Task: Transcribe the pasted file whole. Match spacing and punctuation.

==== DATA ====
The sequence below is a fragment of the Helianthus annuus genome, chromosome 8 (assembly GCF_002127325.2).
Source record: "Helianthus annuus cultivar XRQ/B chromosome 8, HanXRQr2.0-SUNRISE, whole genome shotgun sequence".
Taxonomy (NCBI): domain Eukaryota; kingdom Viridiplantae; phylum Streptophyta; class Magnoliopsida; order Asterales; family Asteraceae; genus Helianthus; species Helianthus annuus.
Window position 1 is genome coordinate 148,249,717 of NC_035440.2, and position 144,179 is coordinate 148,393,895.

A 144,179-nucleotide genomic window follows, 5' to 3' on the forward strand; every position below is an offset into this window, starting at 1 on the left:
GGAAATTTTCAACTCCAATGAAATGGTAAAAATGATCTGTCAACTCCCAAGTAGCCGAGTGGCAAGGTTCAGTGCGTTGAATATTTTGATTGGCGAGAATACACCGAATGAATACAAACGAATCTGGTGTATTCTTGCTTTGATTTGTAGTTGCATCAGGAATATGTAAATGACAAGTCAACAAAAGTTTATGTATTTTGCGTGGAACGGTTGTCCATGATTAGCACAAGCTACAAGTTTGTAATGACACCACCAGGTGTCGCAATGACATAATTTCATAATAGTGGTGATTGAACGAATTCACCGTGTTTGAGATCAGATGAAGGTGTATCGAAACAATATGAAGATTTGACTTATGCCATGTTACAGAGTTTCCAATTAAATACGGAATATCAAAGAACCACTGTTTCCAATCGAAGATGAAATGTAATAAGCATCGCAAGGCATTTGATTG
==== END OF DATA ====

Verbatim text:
The sequence below is a fragment of the Helianthus annuus genome, chromosome 8 (assembly GCF_002127325.2).
Source record: "Helianthus annuus cultivar XRQ/B chromosome 8, HanXRQr2.0-SUNRISE, whole genome shotgun sequence".
Taxonomy (NCBI): domain Eukaryota; kingdom Viridiplantae; phylum Streptophyta; class Magnoliopsida; order Asterales; family Asteraceae; genus Helianthus; species Helianthus annuus.
Window position 1 is genome coordinate 148,249,717 of NC_035440.2, and position 144,179 is coordinate 148,393,895.

A 144,179-nucleotide genomic window follows, 5' to 3' on the forward strand; every position below is an offset into this window, starting at 1 on the left:
GGAAATTTTCAACTCCAATGAAATGGTAAAAATGATCTGTCAACTCCCAAGTAGCCGAGTGGCAAGGTTCAGTGCGTTGAATATTTTGATTGGCGAGAATACACCGAATGAATACAAACGAATCTGGTGTATTCTTGCTTTGATTTGTAGTTGCATCAGGAATATGTAAATGACAAGTCAACAAAAGTTTATGTATTTTGCGTGGAACGGTTGTCCATGATTAGCACAAGCTACAAGTTTGTAATGACACCACCAGGTGTCGCAATGACATAATTTCATAATAGTGGTGATTGAACGAATTCACCGTGTTTGAGATCAGATGAAGGTGTATCGAAACAATATGAAGATTTGACTTATGCCATGTTACAGAGTTTCCAATTAAATACGGAATATCAAAGAACCACTGTTTCCAATCGAAGATGAAATGTAATAAGCATCGCAAGGCATTTGATTG